FOOTBALL MEDIA IN THE UK: A CULTURAL STUDIES PERSPECTIVE
Dr. Richard Giulianotti
THE MODERN PERIOD
THE POSMODERN PERIOD
THE FOOTBALL FANZINE
THE FANZINE SPECIFIC QUALITIES
THE NEW FOOTBALL CULTURE
In the first half of my discussion, I spoke rather crudely about the 'modern' and 'postmodern' eras within UK football culture.
In this discussion, I will restrict myself to looking at the new fashionability of football culture in the UK. And, to explain this new fashionability, we must do more than simply turn to look at changes within the game itself. The game might be made more exciting because of the new FIFA laws. But, one of the main reasons for this new football culture, is to be found in more fundamental changes within the social and economic structure of the UK.
The social class which seems to be most influential, and most at home within this new football culture, is a new social class. It is a class which tends to be aged in its 20s and 30s, to be employed in white collar work, to be educated to college or university standard, and to be skilled in using new technology. It is also a class which tends to be first generation white collar. That is to say, the parents of people in this class probably worked in blue collar or manual work. However, perhaps due for no other reason than the decline in this kind of work, the children of this class enter white collar work.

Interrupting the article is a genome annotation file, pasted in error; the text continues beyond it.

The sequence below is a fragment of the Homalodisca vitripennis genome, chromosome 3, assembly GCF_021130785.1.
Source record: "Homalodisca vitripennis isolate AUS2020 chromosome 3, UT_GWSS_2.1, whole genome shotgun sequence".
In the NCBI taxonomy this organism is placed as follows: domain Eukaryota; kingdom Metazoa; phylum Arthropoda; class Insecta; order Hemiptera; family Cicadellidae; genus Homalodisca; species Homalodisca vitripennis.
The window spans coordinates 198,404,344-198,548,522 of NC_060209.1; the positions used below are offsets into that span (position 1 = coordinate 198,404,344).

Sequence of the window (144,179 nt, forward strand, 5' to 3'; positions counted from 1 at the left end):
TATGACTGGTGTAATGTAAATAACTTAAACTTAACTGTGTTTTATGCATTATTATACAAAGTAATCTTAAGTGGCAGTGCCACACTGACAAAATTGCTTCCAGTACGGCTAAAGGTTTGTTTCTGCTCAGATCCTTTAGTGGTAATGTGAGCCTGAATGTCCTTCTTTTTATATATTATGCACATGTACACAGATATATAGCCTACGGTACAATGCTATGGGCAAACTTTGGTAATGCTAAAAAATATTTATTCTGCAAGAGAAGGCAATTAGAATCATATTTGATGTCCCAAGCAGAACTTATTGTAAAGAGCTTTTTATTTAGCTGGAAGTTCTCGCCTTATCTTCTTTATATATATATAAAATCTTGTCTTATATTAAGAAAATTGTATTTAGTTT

Hence, one finds that this new white collar or new middle class group, has been socialised into attending football matches, into supporting a local team at an early age. Traditionally, one would find that the established middle classes were hostile to the sport of football; yet, in the UK, with the emergence of this new class, such a deep hostility does not exist.
Now, it is said that this new middle class group also show their influence, in transforming other areas of popular culture. For example, we can look at popular tourism, as another area of popular culture, in which the new middle classes have influenced and transformed a popular pastime.